Lindsey’s story starts a generation ago when his father, Mike Robinson, moved as a child from Canada to western Oregon with his parents. The family bought land south of Philomath and started farming. Later, as an adult, Robinson was hired to manage the nearby farm of a family friend. When the friends retired, he bought their farm, named it A2R Farms and, in 2004, set up a seed cleaning and storage facility on it. At the time, he was farming almost 1,500 acres, which included leased land. He has since scaled back to just over 650 acres, over 85% of which has been in grass seed. The rest was in wheat and oats.
Why, city folk wonder, is over half of the Willamette Valley’s crop land devoted to grass seed? Lindsey explains that ideal climate and soil type are key. Grass seed is planted in fall, thrives in western Oregon’s mild wet winters, then is harvested in summer. No irrigation is required. For years the market was stable, bringing a decent price. So, farmers became experts at growing and processing grass seed. Although many grass seed growers also grow some grains as rotation crops, grains are trickier to grow in this climate and their markets have historically paid far less than grass seed.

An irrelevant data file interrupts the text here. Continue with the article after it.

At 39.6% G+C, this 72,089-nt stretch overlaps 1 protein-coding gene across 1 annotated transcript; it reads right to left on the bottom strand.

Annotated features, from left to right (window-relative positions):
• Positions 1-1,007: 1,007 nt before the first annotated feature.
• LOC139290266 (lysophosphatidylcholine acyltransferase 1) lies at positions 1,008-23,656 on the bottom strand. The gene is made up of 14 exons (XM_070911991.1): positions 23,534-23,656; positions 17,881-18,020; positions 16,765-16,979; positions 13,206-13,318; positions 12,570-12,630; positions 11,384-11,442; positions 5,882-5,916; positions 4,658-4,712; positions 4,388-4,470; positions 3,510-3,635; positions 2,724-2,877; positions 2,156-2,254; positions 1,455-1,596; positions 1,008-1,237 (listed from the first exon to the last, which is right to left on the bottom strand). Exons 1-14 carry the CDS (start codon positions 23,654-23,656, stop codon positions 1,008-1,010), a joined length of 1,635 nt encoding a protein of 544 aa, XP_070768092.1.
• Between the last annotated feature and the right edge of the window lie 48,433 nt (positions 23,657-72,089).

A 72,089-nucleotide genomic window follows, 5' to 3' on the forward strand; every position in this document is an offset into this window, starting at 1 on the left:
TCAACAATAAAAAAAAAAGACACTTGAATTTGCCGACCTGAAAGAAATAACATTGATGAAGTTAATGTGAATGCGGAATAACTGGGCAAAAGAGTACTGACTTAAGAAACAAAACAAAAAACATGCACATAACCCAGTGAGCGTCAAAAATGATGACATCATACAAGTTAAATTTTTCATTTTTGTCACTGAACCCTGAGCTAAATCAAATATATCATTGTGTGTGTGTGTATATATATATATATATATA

In 2003, Julie and Charlie Tilt bought Honey Heaven, an established wholesale business in Eugene, and changed its name to Hummingbird Wholesale in 2007 to reflect the broader versatility they brought to it, as well as its gentle impact on the environment. They strive to buy their products locally, and directly from the farmer whenever possible. In fact, they are so committed to localizing the food they distribute that, more than once, they’ve shared risk with farmers by investing in a crop before it’s planted or harvested. It’s a business model you rarely see but one they are willing to practice when possible to fulfill the mission and vision of their business (www.hummingbirdwholesale.com).